Globalization and Wage Inequality in Indonesia: A CGE Analysis


Asep Suryahadi

East-West Center Working Papers, Economics Series, No. 26


Honolulu: East-West Center

Publication Date: May 2001
Binding: paper
Pages: 17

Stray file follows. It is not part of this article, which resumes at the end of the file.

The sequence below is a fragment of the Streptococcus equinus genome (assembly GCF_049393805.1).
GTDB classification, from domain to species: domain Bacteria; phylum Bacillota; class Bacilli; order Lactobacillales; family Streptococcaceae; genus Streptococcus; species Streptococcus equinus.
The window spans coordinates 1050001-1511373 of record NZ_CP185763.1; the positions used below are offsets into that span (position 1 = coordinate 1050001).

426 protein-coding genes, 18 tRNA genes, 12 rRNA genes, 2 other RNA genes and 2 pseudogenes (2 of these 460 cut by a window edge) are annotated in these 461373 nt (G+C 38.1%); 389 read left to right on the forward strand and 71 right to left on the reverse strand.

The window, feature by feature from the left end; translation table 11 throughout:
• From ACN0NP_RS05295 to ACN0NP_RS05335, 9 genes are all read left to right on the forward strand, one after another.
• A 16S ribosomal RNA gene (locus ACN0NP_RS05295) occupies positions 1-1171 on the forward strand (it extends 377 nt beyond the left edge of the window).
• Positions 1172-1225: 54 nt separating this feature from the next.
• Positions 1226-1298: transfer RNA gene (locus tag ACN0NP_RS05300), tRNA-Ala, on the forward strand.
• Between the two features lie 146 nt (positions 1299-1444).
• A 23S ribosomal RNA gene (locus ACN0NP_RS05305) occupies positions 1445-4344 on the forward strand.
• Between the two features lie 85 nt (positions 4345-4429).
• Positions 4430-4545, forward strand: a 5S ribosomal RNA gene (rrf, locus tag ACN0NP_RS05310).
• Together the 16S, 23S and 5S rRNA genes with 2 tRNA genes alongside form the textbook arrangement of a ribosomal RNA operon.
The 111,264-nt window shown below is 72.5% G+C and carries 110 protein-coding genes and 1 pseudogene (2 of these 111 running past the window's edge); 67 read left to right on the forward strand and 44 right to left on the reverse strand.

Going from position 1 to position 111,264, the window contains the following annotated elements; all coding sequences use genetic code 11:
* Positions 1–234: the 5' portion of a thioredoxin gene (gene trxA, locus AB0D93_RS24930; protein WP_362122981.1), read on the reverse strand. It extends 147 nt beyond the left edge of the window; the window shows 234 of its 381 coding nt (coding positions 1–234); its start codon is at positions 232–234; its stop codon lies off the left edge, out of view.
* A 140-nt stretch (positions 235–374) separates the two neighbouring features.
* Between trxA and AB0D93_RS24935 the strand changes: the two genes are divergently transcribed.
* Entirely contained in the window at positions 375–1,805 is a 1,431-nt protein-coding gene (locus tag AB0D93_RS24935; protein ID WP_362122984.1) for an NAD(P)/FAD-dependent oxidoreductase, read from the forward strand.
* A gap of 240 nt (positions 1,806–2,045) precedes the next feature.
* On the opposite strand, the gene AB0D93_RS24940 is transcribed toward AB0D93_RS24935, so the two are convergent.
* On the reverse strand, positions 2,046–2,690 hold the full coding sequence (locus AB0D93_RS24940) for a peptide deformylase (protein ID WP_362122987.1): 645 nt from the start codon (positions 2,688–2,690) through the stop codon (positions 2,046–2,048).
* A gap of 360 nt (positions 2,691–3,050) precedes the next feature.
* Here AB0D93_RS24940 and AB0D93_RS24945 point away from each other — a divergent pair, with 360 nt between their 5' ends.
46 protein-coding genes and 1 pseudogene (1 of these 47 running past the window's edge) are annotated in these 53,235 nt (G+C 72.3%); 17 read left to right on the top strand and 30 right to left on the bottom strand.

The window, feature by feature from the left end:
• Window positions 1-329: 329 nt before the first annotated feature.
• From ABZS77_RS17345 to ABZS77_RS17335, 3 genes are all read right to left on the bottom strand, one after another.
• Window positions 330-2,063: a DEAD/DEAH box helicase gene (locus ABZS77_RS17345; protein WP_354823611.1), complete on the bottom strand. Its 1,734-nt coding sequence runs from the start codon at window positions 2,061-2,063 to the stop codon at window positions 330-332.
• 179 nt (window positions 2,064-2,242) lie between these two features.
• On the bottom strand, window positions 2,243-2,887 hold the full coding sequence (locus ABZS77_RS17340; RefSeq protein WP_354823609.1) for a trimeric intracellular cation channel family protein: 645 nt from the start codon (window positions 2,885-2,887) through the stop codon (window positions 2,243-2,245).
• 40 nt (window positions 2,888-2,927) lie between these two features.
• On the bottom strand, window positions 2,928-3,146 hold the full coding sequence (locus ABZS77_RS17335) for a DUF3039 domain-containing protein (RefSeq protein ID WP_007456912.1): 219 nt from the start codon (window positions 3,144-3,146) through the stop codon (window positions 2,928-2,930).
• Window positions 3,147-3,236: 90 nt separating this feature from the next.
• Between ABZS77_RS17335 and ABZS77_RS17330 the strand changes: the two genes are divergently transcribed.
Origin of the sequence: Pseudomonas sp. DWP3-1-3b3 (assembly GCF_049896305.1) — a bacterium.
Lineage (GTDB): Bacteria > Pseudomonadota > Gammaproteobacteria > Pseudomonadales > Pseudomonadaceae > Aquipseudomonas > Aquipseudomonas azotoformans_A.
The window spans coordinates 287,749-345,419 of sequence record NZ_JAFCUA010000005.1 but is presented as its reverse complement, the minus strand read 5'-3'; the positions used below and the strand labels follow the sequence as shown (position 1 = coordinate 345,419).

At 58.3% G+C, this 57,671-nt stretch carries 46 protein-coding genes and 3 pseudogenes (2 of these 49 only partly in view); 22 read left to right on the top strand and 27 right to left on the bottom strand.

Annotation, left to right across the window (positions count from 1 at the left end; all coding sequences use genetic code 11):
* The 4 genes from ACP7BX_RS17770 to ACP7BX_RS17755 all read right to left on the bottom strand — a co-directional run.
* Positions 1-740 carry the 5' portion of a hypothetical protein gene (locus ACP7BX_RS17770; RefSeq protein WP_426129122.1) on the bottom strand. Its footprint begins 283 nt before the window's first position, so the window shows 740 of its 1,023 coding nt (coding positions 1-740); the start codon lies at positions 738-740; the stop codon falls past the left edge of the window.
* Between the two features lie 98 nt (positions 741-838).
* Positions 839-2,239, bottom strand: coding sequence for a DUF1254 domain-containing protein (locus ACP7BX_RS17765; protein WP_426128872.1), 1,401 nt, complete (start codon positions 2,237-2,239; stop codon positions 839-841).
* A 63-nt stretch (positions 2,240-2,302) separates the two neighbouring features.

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A multi-region computable general equilibrium model is developed in this study to examine Indonesia's trade regime and its labor markets. This model enables the labor market impacts of shocks to trade policy, the capital stock, and technology to be examined individually as well as collectively. The results suggest that the dominant factor in affecting wage inequality in Indonesia is total factor productivity growth. This strong role of productivity gains is distinctive, considering the prevailing view that East Asia's strong growth was driven primarily by capital accumulation. The model is also used to examine possible policy measures to reduce growth-induced wage inequality, including a return to some trade protection and the use of domestic taxes and subsidies. All are found to be costly to the economy as a whole and most to unskilled workers. The last piece of analysis addresses the Asian financial crisis and its effects on Indonesian labor markets. The effects of contractionary shocks prove the opposite of the growth-related shocks of the previous decade. All workers are made worse off, the unskilled less so. Raising the elasticity of skilled labor supply through education, training, and migration is seen as the best approach to addressing the inevitable wage inequality increase that will accompany Indonesia's eventual recovery.